Earlier in the month, I saw two of them chasing each other around a tree. Seeing two at once was quite exciting. After living next door for over thirty years, and having never seen a native squirrel in the area until the last year, it certainly sparked a sense of hope to encounter a pair of them.

Lately, I have noticed the fur on the Douglas Squirrels has been changing. They seem to be wearing autumn colors with a reddish-brown upper coat and an orangish-red underbelly. 

This contrasts quite dramatically with the one that I saw in June. It had more of a gray-brown upper coat and a rather pale belly and chest.

Regardless of the time of year, the Douglas Squirrels are significantly different than the non-native Eastern Gary Squirrels (EGSQ). The most obvious difference is the EGSQs have white underbellies. They are also larger, grayer, have fluffier tails, and never have tufts on the top of their ears.

Sadly, the nonnative EGSQs usually produce two litters a year while the Douglas Squirrels normally produce only one. We will just have to cross our fingers and hope that the native squirrels can make a come back.
After the squirrel left, I heard a very odd sound coming from a nearby tree. As I slowly made my way closer I came to suspect it was one of the ravens. Their vocal capabilities are virtually limitless so hearing an odd call or song is not totally surprising.

I was encouraged to find my assessment of the sound was correct. The following video contains the sound the raven was making. I believe this is the Knocking sound discussed in BOTW. It says the knocking sound is only uttered by females. Plus, it says it, "Often occurs during duets between mated pairs after territorial defense or during courtship" (See Citation Below)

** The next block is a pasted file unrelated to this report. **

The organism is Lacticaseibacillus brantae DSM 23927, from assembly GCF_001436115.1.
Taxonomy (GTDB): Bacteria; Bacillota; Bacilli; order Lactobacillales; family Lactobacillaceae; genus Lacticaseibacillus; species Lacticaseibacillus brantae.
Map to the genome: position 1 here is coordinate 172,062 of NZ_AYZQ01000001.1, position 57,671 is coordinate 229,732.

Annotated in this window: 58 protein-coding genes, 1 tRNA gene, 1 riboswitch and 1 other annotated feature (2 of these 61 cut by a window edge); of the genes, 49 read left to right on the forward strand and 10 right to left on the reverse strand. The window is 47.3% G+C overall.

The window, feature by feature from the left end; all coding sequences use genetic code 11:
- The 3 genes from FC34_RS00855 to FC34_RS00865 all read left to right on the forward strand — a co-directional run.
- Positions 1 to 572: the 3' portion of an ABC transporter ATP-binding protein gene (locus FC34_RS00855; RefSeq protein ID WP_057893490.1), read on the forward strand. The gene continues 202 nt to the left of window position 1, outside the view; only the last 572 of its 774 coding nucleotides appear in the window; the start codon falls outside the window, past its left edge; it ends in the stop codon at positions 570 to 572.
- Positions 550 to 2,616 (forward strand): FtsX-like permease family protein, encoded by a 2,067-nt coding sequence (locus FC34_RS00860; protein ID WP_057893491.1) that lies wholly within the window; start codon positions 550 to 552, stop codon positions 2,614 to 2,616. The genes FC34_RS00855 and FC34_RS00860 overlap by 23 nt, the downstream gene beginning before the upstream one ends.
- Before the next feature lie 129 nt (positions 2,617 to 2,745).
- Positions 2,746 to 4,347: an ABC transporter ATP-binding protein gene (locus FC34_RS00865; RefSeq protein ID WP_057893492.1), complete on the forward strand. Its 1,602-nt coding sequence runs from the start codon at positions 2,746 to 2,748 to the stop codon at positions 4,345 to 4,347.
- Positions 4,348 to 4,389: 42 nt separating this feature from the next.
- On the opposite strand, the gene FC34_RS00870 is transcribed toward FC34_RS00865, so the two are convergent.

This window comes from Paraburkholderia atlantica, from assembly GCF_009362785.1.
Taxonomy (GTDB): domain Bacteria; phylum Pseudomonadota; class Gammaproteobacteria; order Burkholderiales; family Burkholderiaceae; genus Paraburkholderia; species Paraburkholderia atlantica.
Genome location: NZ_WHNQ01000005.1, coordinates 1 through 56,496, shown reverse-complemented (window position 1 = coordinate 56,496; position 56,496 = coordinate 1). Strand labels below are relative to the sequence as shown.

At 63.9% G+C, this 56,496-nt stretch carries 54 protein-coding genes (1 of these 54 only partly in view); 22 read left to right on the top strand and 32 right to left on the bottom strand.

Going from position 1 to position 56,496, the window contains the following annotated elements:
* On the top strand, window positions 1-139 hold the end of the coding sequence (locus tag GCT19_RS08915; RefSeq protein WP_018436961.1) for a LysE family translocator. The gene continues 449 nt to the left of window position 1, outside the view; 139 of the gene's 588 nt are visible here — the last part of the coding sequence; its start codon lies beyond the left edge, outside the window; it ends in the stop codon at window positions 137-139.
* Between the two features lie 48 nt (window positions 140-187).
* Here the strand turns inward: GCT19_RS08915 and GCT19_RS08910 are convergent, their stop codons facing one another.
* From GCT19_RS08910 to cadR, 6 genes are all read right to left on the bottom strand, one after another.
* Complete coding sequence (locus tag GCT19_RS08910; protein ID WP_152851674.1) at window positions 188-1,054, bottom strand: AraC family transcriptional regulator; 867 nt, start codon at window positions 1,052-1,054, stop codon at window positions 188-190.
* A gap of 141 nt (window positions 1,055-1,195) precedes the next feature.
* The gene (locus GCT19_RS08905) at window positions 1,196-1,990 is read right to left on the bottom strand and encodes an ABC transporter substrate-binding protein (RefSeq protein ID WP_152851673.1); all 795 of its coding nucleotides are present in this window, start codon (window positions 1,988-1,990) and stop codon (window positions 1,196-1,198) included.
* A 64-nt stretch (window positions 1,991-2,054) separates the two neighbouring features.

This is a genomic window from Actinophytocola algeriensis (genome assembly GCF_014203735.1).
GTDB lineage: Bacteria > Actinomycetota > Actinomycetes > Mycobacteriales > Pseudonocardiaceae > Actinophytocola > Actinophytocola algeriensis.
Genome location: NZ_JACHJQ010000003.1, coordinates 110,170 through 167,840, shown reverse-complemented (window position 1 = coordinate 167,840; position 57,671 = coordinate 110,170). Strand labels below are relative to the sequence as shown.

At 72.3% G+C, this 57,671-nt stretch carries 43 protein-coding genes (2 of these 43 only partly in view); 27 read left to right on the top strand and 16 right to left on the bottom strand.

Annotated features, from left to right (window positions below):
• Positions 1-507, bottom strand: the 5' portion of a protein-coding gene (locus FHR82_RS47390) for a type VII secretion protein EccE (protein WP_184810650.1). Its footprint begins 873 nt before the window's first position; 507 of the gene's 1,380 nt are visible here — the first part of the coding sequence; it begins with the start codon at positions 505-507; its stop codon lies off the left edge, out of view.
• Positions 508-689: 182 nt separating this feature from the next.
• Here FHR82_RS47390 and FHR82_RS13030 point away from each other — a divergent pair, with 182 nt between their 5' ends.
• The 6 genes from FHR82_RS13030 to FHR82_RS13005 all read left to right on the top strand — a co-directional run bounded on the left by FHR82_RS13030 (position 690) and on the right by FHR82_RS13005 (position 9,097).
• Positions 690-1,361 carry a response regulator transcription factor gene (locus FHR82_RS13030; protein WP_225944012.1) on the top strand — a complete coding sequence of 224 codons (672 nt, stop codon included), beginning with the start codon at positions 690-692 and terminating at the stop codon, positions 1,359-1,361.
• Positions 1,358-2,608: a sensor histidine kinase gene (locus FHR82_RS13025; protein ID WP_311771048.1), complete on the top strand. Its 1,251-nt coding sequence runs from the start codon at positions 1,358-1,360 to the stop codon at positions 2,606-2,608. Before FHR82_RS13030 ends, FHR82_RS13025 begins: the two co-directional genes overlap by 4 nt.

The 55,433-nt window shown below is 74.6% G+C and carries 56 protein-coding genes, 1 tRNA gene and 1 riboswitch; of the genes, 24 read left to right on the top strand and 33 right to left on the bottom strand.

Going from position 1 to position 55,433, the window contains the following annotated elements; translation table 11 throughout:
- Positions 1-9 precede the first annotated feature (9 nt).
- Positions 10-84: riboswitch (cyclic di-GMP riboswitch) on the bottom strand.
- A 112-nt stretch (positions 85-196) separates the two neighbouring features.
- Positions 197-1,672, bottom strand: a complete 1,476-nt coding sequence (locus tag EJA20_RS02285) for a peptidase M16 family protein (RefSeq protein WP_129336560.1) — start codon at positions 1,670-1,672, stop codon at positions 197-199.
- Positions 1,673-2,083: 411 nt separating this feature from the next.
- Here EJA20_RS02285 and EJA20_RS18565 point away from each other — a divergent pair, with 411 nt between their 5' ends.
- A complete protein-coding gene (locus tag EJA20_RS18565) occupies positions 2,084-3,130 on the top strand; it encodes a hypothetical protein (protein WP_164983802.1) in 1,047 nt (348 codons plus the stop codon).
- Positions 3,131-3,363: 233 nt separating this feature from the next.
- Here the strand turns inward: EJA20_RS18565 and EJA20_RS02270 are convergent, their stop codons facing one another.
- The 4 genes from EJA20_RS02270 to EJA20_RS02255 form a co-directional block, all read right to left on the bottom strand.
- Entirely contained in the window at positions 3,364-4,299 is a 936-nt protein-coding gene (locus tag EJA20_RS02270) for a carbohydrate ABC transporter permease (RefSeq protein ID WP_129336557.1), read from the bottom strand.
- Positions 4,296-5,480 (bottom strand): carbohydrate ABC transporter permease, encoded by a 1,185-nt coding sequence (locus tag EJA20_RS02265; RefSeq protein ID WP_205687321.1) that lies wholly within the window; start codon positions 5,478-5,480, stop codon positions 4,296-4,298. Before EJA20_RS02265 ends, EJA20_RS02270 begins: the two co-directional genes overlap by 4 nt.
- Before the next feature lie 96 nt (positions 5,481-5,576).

After a bit, the raven circled around and began a different type of sound. This one I have heard before. I call it the "Pitch Drop" call. I do not see any reference to it in BOTW. A week or so ago I heard one them making this call late in the afternoon. After sitting and calling for a few minutes a second raven appeared and set down on the branch right beside it. A moment later, they flew off in the same direction. I am wondering if this call means something like "Hey, Honey, Where are you?" e.g. a Contact Call. See what you think?

The day before yesterday, my friend Tom Cotner and I heard a raven make the "Water Drop" sound as it passed overhead. Click Here and then scroll down to the last recording to hear a similar sound on All About Birds. Both times I remember hearing this sound the birds were flying away from a body of water. I suppose that was just a coincidence. Although, curiously BOTW says, "In a contextual analysis of raven communication, calls were shown to indicate more about what was not going to happen next than they did about what was going to happen next..."

The only other sound I remember the raven's making happened last Spring. When a Red-tailed Hawk apparently accidentally approached their active nest. The raven on guard duty started making a clucking sound. The speed and volume of the sound grew faster and louder the closer the hawk got. When the hawk got within a hundred feet or so the raven left its perch and gave chase. The hawk wanted none of it and quickly left the area. BOTW describes this sound as a Predatory Alarm.